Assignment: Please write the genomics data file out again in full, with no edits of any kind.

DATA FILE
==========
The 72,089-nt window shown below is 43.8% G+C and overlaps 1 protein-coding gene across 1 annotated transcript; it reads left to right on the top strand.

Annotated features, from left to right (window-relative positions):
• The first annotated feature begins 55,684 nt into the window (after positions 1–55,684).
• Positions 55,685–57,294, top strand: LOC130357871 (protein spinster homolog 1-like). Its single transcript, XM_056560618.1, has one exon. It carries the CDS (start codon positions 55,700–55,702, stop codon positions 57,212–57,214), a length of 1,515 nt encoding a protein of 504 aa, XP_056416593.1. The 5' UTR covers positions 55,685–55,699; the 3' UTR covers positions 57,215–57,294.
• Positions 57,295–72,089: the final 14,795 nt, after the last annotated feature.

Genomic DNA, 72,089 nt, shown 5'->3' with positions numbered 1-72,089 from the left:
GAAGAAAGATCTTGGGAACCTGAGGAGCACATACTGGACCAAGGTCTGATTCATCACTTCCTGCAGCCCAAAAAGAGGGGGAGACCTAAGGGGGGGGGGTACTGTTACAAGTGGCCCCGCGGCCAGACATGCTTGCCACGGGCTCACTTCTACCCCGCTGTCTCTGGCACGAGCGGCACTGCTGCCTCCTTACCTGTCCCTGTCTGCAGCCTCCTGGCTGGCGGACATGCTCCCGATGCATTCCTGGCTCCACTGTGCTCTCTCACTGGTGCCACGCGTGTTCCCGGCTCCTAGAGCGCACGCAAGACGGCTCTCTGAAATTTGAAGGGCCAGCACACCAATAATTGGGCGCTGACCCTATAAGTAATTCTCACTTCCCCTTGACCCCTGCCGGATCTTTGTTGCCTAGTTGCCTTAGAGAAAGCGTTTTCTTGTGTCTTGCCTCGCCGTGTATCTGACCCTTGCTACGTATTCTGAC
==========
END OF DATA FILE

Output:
The 72,089-nt window shown below is 43.8% G+C and overlaps 1 protein-coding gene across 1 annotated transcript; it reads left to right on the top strand.

Annotated features, from left to right (window-relative positions):
• The first annotated feature begins 55,684 nt into the window (after positions 1–55,684).
• Positions 55,685–57,294, top strand: LOC130357871 (protein spinster homolog 1-like). Its single transcript, XM_056560618.1, has one exon. It carries the CDS (start codon positions 55,700–55,702, stop codon positions 57,212–57,214), a length of 1,515 nt encoding a protein of 504 aa, XP_056416593.1. The 5' UTR covers positions 55,685–55,699; the 3' UTR covers positions 57,215–57,294.
• Positions 57,295–72,089: the final 14,795 nt, after the last annotated feature.

Genomic DNA, 72,089 nt, shown 5'->3' with positions numbered 1-72,089 from the left:
GAAGAAAGATCTTGGGAACCTGAGGAGCACATACTGGACCAAGGTCTGATTCATCACTTCCTGCAGCCCAAAAAGAGGGGGAGACCTAAGGGGGGGGGGTACTGTTACAAGTGGCCCCGCGGCCAGACATGCTTGCCACGGGCTCACTTCTACCCCGCTGTCTCTGGCACGAGCGGCACTGCTGCCTCCTTACCTGTCCCTGTCTGCAGCCTCCTGGCTGGCGGACATGCTCCCGATGCATTCCTGGCTCCACTGTGCTCTCTCACTGGTGCCACGCGTGTTCCCGGCTCCTAGAGCGCACGCAAGACGGCTCTCTGAAATTTGAAGGGCCAGCACACCAATAATTGGGCGCTGACCCTATAAGTAATTCTCACTTCCCCTTGACCCCTGCCGGATCTTTGTTGCCTAGTTGCCTTAGAGAAAGCGTTTTCTTGTGTCTTGCCTCGCCGTGTATCTGACCCTTGCTACGTATTCTGAC